Think of it like school.
Some people like the goofy shit, some are too cool, some are too busy thinking about LEGOs or cooties. Point is, everybody’s different – but they all get along at some point. (Well, until parents and preconceived notions get involved).
That’s weird, right? But it doesn’t have to be; it shouldn’t be. After all, true love never happens on the first date – it takes time to cultivate. You’ve got to work, communicate, and relate in order for that to happen.
Let’s make it personal.
Listen. Be real, honest. Transparency means nothing when said. But it makes all the difference in the world when done. Don’t pay lip service to ideas of culture just so you can encourage employee engagement. It’s not even always necessary to talk up or promote a shift towards this line of thinking. After all, actions speak louder than words.
People notice when companies walk the walk, and they want to go to bat for them if they do. There’s something intensely satisfying about being a necessary part of a successful operation. No matter what you’re doing in life, it feels good to win – and you can encourage this engagement by making everybody a part of those victories in a genuine manner. That doesn’t mean ignoring the losses, or brushing them aside. Rather, you can use any losses as mistakes to learn from, not ones to start bickering or pointing fingers over.
So think about yourself.
Not in a selfish way, in an empathetic one. You don’t want to be pandered to. You want to be respected, to know your goals and roles and given a high five (or whatever it is) when you nail them.
You’re tired of games and politics, because while they’re impossible to avoid, they’re easily minimized when everybody’s on the same page. You want to be part of a community, just like ones you’re into outside of the office. You want to be respected and valued.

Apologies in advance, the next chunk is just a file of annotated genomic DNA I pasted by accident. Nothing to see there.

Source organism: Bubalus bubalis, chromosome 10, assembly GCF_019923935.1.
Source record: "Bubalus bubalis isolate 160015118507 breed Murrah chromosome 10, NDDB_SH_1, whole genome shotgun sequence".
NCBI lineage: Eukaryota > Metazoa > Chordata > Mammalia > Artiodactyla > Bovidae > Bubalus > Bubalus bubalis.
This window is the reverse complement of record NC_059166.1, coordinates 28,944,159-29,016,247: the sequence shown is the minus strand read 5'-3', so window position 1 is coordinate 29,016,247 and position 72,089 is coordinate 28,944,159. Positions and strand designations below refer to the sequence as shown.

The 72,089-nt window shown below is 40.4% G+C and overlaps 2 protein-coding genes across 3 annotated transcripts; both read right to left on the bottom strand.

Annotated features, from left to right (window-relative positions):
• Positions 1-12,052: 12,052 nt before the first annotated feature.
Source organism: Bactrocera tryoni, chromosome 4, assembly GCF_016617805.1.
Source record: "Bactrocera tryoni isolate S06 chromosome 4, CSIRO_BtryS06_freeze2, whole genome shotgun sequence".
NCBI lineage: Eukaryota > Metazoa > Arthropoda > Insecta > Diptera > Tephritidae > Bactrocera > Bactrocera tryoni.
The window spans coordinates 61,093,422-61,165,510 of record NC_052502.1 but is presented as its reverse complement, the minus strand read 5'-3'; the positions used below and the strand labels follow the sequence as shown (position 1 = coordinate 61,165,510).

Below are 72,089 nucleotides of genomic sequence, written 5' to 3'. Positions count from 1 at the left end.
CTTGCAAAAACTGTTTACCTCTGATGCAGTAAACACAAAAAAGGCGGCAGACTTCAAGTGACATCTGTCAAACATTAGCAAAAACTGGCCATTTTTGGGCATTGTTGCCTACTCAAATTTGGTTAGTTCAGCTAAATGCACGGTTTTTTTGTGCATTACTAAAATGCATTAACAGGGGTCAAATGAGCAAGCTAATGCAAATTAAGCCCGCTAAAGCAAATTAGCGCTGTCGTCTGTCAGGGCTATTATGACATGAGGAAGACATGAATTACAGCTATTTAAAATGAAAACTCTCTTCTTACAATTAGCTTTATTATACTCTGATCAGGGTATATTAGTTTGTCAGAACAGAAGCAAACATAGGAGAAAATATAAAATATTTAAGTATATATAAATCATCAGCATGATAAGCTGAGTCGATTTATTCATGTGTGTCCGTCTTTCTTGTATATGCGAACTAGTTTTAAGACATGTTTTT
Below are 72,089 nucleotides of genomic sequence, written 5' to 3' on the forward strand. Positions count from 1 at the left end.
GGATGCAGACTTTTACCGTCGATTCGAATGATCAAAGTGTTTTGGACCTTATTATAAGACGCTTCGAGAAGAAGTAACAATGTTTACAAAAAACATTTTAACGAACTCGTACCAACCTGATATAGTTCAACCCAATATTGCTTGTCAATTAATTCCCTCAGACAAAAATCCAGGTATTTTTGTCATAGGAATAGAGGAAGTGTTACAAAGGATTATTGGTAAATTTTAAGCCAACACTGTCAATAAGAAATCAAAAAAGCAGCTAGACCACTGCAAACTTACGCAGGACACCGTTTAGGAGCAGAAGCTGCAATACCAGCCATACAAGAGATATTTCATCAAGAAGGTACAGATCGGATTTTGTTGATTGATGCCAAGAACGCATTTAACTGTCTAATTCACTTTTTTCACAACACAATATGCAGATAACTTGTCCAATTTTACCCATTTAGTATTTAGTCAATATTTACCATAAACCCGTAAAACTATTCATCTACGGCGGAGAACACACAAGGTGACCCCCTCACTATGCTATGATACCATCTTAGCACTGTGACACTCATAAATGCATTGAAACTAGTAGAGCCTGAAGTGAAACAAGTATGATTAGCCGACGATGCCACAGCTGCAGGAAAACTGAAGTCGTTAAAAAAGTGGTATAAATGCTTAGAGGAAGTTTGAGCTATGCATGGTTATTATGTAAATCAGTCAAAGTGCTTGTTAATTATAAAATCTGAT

It’s as easy (and hard) as thinking of everybody that way
The thing everybody wants is to feel truly included in something. Doesn’t matter if they’re a boomer, a millennial, Gen Z – it’s a need that every human feels.
But the truth is, people need to be encouraged to bring their unique perspectives to light. If we’re all forced to act and work the same way, the beauty of the human connection is lost. Differences are what makes every group tick. Celebrating and encouraging them through open dialogue fosters the passion you’re looking for, resulting in surprisingly great, well, results. And a focused team all on the same page. Even if they’re getting to it from different chapters.
Let’s take it to a hypothetical micro level. There are two bars. One encourages employees to be themselves, to feel free to think of events and promotions they’re into, to have their own friends come by and chat. The other mandates strict professionalism only allows events the owner wants thought of from outside vendors and discourages fraternizing with the patrons. Which one sounds like a better time?
The same experience can be applied to offices of all sizes. People need to be encouraged to bring their unique perspectives to light – if everybody’s forced to act and work the same way, they don’t feel a connection. Just think about any social group you’re in that you enjoy – not everybody acts, thinks, or believes the same. But those differences are what makes the crew special to everybody in it.
Why does this all matter so much?
If you’re this far along, you already know. Getting talent is just the first step. Keeping them and keeping them interested is a different beast altogether. It’s a little counterintuitive, but when you nail the latter, the former becomes much easier. It’s inevitable for people to talk about work outside of it, and each industry, no matter how big or small, is a little incestuous.
When people are passionate and happy at their job, others are quick to hear about it, and jealously want to join. There’s no secret solution, and every office is different, but it all starts with that honest, open dialogue. Where that takes you is anybody’s guess, but from our experience employee empowerment translates to employee engagement.
From there, it’s up to you.